Hello Emmy, thanks for taking time out for this interview with Pride matters and chat about yourself and your work.
Could you briefly tell Pride matters about yourself?
I grew up openly gay in a white straight town, but couldn’t be anyone but me. At the age of 17 after watching a guest on “The Joan Rivers Show,” I decided my destiny was to be a transwoman and began writing my book. It wasn’t until I was 39 that I was able to financially support myself and come out. It’s been the most exhilarating and important decision of my life. My friends, family, and coworkers have been 1000% supportive. My work actually interviewed me for our intranet which led to me being interviewed with an industry magazine. Once I began my transition last year I decided to revise my book. My favorite part of my transition has been creating this trilogy.
What is the trilogy about?
Classic love story of boy meets girl. They fall in love. Internal forces tear them apart. Girl meets another boy. First boy returns. And the struggle between both boys begins. Did I mention the girl use to be a boy herself?
The Ice Princess is much more than your average trans love triangle. Set against the Hollywood backdrop, Desiré defies stereotypes as well as ascends on her journey into acting while balancing the loves of her life, her two families, and her sanity. The sequels are The Family Portraits & The It Girl.
Who is your favourite character and tell us more about them?
My fave character is Desiré. It was nice being able to live through her and create a world around her. She is a black transwoman whose family and friends support her like me, but unlike me she’s had some REALLY tough choices to make. She’s part me, part whom I’ve always wanted to be, and part whom I never want to be. She’s flawed and sometimes unaware of those flaws, but mostly she wears her heart on her sleeve which I can appreciate. As the trilogy evolves you see her grow and change as a character as well as her priorities.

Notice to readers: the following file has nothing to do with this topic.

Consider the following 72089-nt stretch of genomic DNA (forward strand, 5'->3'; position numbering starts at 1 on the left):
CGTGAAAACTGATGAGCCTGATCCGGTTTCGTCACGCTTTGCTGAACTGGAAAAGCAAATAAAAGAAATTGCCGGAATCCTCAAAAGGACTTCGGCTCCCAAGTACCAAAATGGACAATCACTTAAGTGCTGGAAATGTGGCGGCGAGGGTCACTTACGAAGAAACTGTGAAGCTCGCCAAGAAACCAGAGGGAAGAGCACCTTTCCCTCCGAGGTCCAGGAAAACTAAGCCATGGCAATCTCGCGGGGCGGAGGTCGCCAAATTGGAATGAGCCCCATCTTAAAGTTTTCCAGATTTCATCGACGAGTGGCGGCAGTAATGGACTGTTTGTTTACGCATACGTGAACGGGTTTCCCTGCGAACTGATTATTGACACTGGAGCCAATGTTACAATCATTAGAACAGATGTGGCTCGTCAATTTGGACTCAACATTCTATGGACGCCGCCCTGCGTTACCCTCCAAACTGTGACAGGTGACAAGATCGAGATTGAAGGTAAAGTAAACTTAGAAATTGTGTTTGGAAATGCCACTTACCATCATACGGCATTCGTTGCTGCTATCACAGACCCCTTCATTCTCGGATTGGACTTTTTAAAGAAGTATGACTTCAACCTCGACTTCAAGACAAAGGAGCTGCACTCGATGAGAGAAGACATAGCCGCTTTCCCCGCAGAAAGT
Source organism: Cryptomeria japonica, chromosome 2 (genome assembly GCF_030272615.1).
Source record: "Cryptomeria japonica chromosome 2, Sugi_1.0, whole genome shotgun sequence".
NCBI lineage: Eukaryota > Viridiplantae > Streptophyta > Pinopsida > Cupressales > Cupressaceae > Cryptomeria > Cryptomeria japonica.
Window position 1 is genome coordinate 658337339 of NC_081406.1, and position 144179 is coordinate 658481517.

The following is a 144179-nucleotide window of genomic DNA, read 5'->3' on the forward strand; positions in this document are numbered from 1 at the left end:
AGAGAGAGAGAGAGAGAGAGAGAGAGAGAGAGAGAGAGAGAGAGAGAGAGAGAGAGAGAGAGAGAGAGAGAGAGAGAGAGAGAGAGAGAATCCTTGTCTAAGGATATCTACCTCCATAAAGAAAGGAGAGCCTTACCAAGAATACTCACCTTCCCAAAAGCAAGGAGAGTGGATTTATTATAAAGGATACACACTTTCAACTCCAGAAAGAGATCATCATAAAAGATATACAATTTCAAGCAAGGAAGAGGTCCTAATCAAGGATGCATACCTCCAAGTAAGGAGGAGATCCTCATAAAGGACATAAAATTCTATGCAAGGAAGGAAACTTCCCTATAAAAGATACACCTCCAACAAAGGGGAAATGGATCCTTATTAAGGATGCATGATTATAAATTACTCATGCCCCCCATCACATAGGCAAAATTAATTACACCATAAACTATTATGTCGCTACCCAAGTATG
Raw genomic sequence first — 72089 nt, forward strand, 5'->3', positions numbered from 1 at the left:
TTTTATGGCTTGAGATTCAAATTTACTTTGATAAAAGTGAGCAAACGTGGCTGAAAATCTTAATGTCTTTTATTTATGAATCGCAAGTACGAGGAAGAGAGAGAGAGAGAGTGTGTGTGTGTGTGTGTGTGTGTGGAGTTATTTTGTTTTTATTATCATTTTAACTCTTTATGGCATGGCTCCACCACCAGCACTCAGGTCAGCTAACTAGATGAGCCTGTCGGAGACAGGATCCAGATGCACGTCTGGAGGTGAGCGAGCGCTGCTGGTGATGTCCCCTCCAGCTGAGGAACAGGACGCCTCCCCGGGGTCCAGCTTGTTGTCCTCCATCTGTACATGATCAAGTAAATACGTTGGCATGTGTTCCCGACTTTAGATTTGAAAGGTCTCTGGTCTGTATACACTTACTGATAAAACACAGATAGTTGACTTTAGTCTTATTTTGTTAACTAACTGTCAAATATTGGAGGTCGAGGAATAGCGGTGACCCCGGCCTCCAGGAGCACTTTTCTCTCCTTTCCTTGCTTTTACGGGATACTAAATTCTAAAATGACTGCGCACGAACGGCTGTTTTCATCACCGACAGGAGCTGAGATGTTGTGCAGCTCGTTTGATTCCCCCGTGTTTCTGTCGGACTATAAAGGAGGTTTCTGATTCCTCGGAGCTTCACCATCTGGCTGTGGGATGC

My second favorite character is Joseph. He’s basically my version of a unicorn. The guy every trans woman has always wanted to encounter. Someone who accepts and loves you despite yourself. I love writing his internal struggles and love for Desiré.
Do you see yourself in any of the characters?
Every character I create is a small part of me. Desiré is obviously the biggest part of me. She’s whom I speak my hopes, fears, and reality through. But Joseph and Shayne are a part of me too.
As a writer it’s scary, but I have to tap into the part of me that’s dormant and not so pretty. The anger and hate, the judgmental and opinionated, the weak and scared. Almost every character I create has the tiniest sliver of me in them, but after a while they take on a life of their own and become their own voice
Do you think there is enough support for projects out there like yours and if not how as a community can we make it better?
I do not feel there’s enough projects for trans characters at all. It sucks because just like any other group we can play multiple facets. We could see trans characters as wives, mistresses, grandparents, friends, attorneys, doctors, teachers, sex workers, all of that because that’s whom we are yet Hollywood REFUSES to show us as anything other than simply sex worker mistresses.
How do we address the lack of trans characters on mainstream media?
Instead of casting the same known Hollywood blond actresses for a trophy wife role why not a trans woman? Can you imagine the impact if we cast Candis Cayne in Emily Blunt’s role in “The Devil Wears Prada” or Alexander Grey in Yaya Dacosta’s role in “Whitney Houston?” Can you imagine? No one wants to “normalize” us. And that’s the biggest problem. We can never be anything more than an afterthought if no one makes us a priority. They say they support LGBTQIA yet NEVER cast us.
When I say the impact I mean the impact on LGBTQIA youth. The kids KILLING themselves because they don’t have role models and think about, it’ll never get better. We need to show them it will.
So what’s next?
I am hoping to help Laverne Cox carry the torch. I want to create more transgender characters in literature but also move towards more roles in film and TV. It’s my responsibility as an author to now help my community and youth. I’ve had such a wonderful transition; I need to help others see the light. If I can prevent one person from harming themselves I have accomplished a lot; if I can prevent more than one I now found my reason for being born.